Managing 128 years of business

How does a company survive for 128 years? Constant adaptation, says Charles (Gus) Whalen Jr., who speaks in Nelson next week.

How does a company survive for 128 years? Constant adaptation, says Charles (Gus) Whalen Jr., who speaks in Nelson next week.

He’s the CEO of the Warren Featherbone Company of Gainesville, Georgia, founded by his great grandfather E.K. Warren in 1883.

In its long existence, the company has dabbled in banking, publishing, agriculture, manufacturing — and now community learning.

“What makes the story interesting is it has been in many different businesses over the years, all with a life cycle,” Whalen said in a phone interview from Connecticut, where he was addressing a continuing education group. “I speak on the evolution of the company and how businesses adapt to change.”

Whalen has witnessed those changes first-hand since he began “counting buttons” with Featherbone some 40 years ago.

In 2005, the company switched gears again to focus on philanthropy and an educational initiative called Featherbone Communiversity, which he describes as “a collaborative learning environment where different people and institutions can learn together in an inter-generational setting.”

He has been working on setting up something similar in Sandpoint, Idaho.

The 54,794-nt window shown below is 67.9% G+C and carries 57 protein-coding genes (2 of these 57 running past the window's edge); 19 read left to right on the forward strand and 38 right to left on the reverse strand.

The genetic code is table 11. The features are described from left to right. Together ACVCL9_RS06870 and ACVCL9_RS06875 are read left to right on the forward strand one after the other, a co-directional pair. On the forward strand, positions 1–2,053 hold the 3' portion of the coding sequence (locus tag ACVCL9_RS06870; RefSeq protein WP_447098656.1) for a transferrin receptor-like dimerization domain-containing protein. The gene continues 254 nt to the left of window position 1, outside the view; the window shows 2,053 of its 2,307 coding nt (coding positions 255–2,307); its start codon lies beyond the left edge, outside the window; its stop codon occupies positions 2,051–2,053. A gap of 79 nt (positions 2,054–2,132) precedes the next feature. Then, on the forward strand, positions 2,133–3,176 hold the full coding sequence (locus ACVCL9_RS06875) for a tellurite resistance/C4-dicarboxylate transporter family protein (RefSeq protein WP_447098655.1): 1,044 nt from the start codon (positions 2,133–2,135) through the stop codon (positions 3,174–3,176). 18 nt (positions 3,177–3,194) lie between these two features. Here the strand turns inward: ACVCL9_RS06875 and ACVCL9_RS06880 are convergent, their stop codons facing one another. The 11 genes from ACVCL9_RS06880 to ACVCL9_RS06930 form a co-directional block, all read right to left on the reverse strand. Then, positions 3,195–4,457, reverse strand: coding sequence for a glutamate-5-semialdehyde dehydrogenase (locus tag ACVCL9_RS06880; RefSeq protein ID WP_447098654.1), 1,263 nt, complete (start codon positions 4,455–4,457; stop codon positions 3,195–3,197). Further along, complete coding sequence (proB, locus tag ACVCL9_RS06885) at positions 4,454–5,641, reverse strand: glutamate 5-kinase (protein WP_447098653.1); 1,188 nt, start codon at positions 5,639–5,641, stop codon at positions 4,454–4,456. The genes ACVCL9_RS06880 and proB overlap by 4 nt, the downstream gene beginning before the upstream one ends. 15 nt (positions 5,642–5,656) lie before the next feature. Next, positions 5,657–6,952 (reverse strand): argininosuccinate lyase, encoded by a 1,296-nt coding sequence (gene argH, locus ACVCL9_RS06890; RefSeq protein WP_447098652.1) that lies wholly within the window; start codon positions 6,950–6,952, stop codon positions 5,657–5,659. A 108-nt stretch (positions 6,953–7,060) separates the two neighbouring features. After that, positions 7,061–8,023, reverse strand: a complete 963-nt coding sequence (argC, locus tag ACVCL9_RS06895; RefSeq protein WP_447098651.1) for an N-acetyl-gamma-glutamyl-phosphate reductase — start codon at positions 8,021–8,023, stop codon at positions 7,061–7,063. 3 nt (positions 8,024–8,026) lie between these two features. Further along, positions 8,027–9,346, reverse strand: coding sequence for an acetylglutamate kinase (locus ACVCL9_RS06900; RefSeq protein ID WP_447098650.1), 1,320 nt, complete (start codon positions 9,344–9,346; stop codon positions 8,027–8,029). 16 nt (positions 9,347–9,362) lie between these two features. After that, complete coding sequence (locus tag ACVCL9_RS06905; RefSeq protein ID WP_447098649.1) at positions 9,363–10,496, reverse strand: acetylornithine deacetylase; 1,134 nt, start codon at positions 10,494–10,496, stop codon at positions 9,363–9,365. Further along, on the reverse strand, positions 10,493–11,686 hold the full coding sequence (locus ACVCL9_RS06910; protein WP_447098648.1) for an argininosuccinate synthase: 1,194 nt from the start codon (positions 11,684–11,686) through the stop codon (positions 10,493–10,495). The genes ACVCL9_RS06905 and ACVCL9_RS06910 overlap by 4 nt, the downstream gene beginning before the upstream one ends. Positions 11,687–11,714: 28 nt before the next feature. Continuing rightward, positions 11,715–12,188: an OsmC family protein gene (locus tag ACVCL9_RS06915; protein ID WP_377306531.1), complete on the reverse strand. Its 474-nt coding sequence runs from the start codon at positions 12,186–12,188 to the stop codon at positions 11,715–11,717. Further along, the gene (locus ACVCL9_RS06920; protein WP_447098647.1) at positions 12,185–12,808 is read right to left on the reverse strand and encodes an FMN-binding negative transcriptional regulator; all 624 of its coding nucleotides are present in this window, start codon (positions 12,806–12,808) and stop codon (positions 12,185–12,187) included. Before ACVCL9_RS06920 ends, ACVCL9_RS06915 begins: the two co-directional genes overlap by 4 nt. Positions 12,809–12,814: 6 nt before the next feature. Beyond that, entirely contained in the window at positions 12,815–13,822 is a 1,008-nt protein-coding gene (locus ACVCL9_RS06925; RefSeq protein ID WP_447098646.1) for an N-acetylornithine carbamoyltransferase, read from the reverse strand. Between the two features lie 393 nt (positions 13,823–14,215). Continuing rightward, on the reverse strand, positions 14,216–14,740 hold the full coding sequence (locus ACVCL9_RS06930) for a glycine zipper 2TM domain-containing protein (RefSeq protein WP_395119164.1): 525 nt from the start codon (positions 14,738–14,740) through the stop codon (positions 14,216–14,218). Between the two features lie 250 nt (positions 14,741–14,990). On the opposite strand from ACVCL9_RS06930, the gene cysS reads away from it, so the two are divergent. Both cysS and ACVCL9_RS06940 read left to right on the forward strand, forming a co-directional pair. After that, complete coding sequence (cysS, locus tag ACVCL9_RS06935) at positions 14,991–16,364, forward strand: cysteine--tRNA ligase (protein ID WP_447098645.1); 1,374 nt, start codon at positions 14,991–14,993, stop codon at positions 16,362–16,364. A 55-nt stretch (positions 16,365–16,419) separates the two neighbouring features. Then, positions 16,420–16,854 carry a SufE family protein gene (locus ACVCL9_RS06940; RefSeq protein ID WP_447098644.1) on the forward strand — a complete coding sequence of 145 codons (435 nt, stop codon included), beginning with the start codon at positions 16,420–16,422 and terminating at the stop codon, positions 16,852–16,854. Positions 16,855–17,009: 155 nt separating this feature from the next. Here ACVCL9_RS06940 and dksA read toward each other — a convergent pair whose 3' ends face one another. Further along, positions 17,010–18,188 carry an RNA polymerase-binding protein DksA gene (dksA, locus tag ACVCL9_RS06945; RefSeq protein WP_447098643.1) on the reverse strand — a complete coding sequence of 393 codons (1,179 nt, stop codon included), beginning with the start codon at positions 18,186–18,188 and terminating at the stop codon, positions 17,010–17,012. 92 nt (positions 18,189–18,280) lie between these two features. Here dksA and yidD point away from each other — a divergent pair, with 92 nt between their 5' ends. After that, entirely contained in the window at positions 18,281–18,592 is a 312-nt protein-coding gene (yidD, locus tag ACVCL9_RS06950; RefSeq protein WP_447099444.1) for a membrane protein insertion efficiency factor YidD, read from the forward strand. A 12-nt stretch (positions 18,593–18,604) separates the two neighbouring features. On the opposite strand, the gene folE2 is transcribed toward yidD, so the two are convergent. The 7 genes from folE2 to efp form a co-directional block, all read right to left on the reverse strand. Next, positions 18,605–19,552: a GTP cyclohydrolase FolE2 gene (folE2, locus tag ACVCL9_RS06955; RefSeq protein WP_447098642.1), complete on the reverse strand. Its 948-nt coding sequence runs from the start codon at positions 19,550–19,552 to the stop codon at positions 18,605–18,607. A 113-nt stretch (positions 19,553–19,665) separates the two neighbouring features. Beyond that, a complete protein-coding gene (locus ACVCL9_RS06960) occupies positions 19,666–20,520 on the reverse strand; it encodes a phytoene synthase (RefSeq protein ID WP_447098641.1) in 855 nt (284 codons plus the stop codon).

“The term communiversity is not unique, but it’s generally not known. It has been used to describe continuing education for universities, but our use is in this collaborative learning model.”

Whalen says one of their key principles is that every citizen in a community is a student, “and in our example, it’s ages two to 92.”

He argues that Featherbone’s latest incarnation is not that unlikely.

“Some of it was convergence of different forces about the same time,” he says. “Some is in the DNA of the company itself that this would be a likely manifestation.

“One point I try to make is that most organizations and people evolve based on who they are, not what they’ve always done.”

Whalen will be at the Prestige Lakeside Resort on Wednesday from 12:30 to 3 p.m. After a meet and greet, he’ll start speaking at about 1:15 and will stay for questions.

Tickets are $20 each, but group rates are available. To register contact the Nelson and District Chamber of Commerce at 250-352-3433 or visit 225 Hall Street.